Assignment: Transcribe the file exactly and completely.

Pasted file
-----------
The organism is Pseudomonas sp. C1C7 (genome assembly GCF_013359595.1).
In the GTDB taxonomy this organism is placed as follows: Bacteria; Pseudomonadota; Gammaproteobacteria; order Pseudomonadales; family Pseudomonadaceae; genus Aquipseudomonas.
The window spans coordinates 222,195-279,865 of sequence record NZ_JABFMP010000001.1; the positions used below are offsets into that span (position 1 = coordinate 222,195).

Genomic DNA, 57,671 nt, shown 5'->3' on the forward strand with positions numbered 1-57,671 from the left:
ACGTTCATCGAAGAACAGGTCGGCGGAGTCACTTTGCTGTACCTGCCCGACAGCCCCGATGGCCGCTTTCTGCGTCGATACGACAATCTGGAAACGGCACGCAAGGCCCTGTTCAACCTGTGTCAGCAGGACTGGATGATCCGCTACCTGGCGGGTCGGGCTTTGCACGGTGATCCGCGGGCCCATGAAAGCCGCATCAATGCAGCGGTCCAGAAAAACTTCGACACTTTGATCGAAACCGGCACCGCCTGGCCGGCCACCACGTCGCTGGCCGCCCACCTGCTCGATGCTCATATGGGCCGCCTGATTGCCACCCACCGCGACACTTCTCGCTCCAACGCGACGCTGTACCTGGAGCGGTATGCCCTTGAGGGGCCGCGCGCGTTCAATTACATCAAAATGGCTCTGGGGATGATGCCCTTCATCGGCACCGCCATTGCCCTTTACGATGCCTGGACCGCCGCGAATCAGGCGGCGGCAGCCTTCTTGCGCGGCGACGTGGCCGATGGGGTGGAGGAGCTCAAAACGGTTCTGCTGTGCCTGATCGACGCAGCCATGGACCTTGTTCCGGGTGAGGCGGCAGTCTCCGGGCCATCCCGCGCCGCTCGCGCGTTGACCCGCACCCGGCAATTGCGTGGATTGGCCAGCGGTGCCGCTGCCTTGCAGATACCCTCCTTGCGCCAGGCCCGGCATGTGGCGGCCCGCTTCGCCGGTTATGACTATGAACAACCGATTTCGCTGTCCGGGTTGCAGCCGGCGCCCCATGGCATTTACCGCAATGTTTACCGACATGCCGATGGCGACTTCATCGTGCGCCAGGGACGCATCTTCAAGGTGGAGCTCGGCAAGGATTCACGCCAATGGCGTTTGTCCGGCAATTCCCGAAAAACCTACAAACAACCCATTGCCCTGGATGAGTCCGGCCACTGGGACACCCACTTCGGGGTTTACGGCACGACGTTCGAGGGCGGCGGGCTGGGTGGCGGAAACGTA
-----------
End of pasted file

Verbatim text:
The organism is Pseudomonas sp. C1C7 (genome assembly GCF_013359595.1).
In the GTDB taxonomy this organism is placed as follows: Bacteria; Pseudomonadota; Gammaproteobacteria; order Pseudomonadales; family Pseudomonadaceae; genus Aquipseudomonas.
The window spans coordinates 222,195-279,865 of sequence record NZ_JABFMP010000001.1; the positions used below are offsets into that span (position 1 = coordinate 222,195).

Genomic DNA, 57,671 nt, shown 5'->3' on the forward strand with positions numbered 1-57,671 from the left:
ACGTTCATCGAAGAACAGGTCGGCGGAGTCACTTTGCTGTACCTGCCCGACAGCCCCGATGGCCGCTTTCTGCGTCGATACGACAATCTGGAAACGGCACGCAAGGCCCTGTTCAACCTGTGTCAGCAGGACTGGATGATCCGCTACCTGGCGGGTCGGGCTTTGCACGGTGATCCGCGGGCCCATGAAAGCCGCATCAATGCAGCGGTCCAGAAAAACTTCGACACTTTGATCGAAACCGGCACCGCCTGGCCGGCCACCACGTCGCTGGCCGCCCACCTGCTCGATGCTCATATGGGCCGCCTGATTGCCACCCACCGCGACACTTCTCGCTCCAACGCGACGCTGTACCTGGAGCGGTATGCCCTTGAGGGGCCGCGCGCGTTCAATTACATCAAAATGGCTCTGGGGATGATGCCCTTCATCGGCACCGCCATTGCCCTTTACGATGCCTGGACCGCCGCGAATCAGGCGGCGGCAGCCTTCTTGCGCGGCGACGTGGCCGATGGGGTGGAGGAGCTCAAAACGGTTCTGCTGTGCCTGATCGACGCAGCCATGGACCTTGTTCCGGGTGAGGCGGCAGTCTCCGGGCCATCCCGCGCCGCTCGCGCGTTGACCCGCACCCGGCAATTGCGTGGATTGGCCAGCGGTGCCGCTGCCTTGCAGATACCCTCCTTGCGCCAGGCCCGGCATGTGGCGGCCCGCTTCGCCGGTTATGACTATGAACAACCGATTTCGCTGTCCGGGTTGCAGCCGGCGCCCCATGGCATTTACCGCAATGTTTACCGACATGCCGATGGCGACTTCATCGTGCGCCAGGGACGCATCTTCAAGGTGGAGCTCGGCAAGGATTCACGCCAATGGCGTTTGTCCGGCAATTCCCGAAAAACCTACAAACAACCCATTGCCCTGGATGAGTCCGGCCACTGGGACACCCACTTCGGGGTTTACGGCACGACGTTCGAGGGCGGCGGGCTGGGTGGCGGAAACGTA